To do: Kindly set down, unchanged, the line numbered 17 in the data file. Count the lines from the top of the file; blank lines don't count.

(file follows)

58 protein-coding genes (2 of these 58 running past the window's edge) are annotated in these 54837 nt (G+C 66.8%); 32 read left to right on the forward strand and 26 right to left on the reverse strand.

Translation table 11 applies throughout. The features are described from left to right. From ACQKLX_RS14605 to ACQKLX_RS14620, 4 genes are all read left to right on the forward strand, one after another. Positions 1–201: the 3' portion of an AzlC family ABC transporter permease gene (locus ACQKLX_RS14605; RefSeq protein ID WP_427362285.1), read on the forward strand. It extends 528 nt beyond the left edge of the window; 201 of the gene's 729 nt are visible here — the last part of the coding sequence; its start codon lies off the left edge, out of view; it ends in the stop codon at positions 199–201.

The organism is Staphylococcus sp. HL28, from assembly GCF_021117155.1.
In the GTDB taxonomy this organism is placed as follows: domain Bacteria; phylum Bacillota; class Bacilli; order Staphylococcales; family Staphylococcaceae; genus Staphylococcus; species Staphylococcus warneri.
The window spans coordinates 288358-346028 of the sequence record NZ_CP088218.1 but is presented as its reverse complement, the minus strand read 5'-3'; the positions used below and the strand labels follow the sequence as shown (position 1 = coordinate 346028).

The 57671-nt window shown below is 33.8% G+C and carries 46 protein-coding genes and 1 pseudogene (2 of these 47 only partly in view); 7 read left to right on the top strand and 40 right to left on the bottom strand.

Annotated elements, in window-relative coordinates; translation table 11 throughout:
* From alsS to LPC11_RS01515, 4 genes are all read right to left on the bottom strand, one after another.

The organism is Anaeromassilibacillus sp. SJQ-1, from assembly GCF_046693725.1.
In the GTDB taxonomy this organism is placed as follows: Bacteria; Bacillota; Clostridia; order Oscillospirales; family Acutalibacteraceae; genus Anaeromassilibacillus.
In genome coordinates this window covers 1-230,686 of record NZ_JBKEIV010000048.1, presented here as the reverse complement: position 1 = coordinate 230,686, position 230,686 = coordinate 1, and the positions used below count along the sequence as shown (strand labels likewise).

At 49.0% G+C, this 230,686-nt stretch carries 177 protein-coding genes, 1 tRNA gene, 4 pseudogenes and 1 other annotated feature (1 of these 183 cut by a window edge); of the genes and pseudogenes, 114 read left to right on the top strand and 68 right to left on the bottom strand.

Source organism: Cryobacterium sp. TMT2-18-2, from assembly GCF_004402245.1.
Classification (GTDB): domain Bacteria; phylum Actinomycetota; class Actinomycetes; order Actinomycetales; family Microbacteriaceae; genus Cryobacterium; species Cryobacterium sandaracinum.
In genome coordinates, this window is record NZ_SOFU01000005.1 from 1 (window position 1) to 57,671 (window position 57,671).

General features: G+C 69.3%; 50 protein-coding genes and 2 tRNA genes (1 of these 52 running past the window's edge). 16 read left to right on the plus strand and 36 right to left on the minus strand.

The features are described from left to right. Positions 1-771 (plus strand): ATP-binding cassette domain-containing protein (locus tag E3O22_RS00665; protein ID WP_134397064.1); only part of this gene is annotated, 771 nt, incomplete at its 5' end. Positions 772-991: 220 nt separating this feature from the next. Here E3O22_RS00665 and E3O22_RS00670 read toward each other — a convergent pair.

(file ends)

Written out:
The features are described from left to right. Positions 1-771 (plus strand): ATP-binding cassette domain-containing protein (locus tag E3O22_RS00665; protein ID WP_134397064.1); only part of this gene is annotated, 771 nt, incomplete at its 5' end. Positions 772-991: 220 nt separating this feature from the next. Here E3O22_RS00665 and E3O22_RS00670 read toward each other — a convergent pair.